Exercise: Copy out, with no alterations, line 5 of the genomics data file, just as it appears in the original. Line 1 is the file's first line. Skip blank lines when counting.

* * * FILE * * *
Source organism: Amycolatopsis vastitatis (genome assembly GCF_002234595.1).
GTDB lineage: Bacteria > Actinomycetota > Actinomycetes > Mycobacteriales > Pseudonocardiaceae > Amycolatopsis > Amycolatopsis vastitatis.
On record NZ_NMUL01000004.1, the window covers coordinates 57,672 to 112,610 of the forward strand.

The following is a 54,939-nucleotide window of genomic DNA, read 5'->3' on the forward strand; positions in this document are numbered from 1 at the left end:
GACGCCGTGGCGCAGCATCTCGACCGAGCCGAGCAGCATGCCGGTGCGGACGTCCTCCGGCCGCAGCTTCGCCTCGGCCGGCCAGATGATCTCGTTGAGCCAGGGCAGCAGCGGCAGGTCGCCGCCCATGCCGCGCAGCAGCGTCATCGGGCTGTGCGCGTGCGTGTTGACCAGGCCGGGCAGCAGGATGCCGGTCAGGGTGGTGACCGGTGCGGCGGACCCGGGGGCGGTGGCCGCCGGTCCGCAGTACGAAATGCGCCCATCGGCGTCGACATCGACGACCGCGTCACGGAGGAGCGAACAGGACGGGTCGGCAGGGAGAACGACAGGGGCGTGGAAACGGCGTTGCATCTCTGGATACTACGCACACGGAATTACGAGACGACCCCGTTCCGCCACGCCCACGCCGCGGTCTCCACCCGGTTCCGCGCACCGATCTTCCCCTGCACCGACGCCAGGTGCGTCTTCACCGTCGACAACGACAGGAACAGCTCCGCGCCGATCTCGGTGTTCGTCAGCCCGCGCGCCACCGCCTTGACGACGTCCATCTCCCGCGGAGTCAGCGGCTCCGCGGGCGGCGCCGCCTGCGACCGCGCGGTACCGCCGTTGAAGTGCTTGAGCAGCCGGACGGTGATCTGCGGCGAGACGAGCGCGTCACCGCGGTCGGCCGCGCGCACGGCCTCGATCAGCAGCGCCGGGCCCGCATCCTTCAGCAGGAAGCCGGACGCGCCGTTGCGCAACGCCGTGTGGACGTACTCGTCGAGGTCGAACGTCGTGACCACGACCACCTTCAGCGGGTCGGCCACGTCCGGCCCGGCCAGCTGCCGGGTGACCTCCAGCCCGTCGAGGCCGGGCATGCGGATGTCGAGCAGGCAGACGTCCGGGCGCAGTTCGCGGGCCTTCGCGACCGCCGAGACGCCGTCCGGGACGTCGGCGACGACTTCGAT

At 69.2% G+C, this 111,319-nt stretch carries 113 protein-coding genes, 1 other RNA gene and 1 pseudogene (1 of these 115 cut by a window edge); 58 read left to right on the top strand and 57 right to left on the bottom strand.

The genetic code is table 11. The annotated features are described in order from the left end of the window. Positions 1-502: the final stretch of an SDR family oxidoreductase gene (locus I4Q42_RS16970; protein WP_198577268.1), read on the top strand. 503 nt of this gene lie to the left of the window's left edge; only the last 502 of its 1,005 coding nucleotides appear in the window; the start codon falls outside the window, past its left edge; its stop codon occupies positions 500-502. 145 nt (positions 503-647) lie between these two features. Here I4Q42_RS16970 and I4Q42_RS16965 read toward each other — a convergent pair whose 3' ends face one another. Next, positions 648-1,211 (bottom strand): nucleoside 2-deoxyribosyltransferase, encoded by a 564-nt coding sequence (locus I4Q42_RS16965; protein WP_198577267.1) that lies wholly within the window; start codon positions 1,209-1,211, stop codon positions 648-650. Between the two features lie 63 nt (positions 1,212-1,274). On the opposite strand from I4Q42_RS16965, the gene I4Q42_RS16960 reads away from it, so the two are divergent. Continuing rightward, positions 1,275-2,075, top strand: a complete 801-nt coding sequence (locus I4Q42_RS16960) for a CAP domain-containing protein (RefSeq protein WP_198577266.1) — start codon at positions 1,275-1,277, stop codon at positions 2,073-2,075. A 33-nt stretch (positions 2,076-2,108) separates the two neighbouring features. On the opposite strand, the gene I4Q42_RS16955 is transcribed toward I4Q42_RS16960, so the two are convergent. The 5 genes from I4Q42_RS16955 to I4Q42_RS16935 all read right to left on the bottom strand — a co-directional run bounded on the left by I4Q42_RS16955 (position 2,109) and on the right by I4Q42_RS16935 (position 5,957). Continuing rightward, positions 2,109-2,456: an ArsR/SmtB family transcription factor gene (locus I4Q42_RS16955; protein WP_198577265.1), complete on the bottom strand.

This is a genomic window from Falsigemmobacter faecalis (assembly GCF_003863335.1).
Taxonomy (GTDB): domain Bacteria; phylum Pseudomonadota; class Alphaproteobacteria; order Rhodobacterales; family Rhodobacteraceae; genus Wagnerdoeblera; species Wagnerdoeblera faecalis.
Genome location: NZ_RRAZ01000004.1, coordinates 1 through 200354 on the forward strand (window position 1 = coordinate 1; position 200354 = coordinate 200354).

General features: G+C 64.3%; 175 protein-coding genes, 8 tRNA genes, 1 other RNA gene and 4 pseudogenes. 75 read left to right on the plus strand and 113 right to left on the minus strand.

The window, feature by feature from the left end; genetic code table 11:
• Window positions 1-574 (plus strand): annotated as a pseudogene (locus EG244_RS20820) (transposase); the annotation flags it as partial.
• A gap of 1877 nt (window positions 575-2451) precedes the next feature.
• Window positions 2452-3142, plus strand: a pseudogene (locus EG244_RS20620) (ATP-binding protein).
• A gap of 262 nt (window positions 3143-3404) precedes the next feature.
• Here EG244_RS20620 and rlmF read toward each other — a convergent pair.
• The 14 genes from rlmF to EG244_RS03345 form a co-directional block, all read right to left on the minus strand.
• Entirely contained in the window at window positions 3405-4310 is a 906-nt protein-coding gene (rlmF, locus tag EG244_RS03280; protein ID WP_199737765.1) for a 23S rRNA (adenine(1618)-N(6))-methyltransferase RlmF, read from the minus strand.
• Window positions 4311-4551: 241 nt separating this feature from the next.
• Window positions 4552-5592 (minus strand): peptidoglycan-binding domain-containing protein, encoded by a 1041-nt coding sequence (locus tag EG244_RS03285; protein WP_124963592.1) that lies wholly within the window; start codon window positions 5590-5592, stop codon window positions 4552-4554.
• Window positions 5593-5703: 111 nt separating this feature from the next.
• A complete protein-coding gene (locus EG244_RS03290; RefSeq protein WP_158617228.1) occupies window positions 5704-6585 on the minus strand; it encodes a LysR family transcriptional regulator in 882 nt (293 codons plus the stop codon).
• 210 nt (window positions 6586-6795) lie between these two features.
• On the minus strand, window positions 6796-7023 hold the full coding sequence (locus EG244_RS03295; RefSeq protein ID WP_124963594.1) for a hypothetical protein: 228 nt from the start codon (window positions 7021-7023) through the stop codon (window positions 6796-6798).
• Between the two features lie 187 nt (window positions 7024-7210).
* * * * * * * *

GACGCCGTGGCGCAGCATCTCGACCGAGCCGAGCAGCATGCCGGTGCGGACGTCCTCCGGCCGCAGCTTCGCCTCGGCCGGCCAGATGATCTCGTTGAGCCAGGGCAGCAGCGGCAGGTCGCCGCCCATGCCGCGCAGCAGCGTCATCGGGCTGTGCGCGTGCGTGTTGACCAGGCCGGGCAGCAGGATGCCGGTCAGGGTGGTGACCGGTGCGGCGGACCCGGGGGCGGTGGCCGCCGGTCCGCAGTACGAAATGCGCCCATCGGCGTCGACATCGACGACCGCGTCACGGAGGAGCGAACAGGACGGGTCGGCAGGGAGAACGACAGGGGCGTGGAAACGGCGTTGCATCTCTGGATACTACGCACACGGAATTACGAGACGACCCCGTTCCGCCACGCCCACGCCGCGGTCTCCACCCGGTTCCGCGCACCGATCTTCCCCTGCACCGACGCCAGGTGCGTCTTCACCGTCGACAACGACAGGAACAGCTCCGCGCCGATCTCGGTGTTCGTCAGCCCGCGCGCCACCGCCTTGACGACGTCCATCTCCCGCGGAGTCAGCGGCTCCGCGGGCGGCGCCGCCTGCGACCGCGCGGTACCGCCGTTGAAGTGCTTGAGCAGCCGGACGGTGATCTGCGGCGAGACGAGCGCGTCACCGCGGTCGGCCGCGCGCACGGCCTCGATCAGCAGCGCCGGGCCCGCATCCTTCAGCAGGAAGCCGGACGCGCCGTTGCGCAACGCCGTGTGGACGTACTCGTCGAGGTCGAACGTCGTGACCACGACCACCTTCAGCGGGTCGGCCACGTCCGGCCCGGCCAGCTGCCGGGTGACCTCCAGCCCGTCGAGGCCGGGCATGCGGATGTCGAGCAGGCAGACGTCCGGGCGCAGTTCGCGGGCCTTCGCGACCGCCGAGACGCCGTCCGGGACGTCGGCGACGACTTCGAT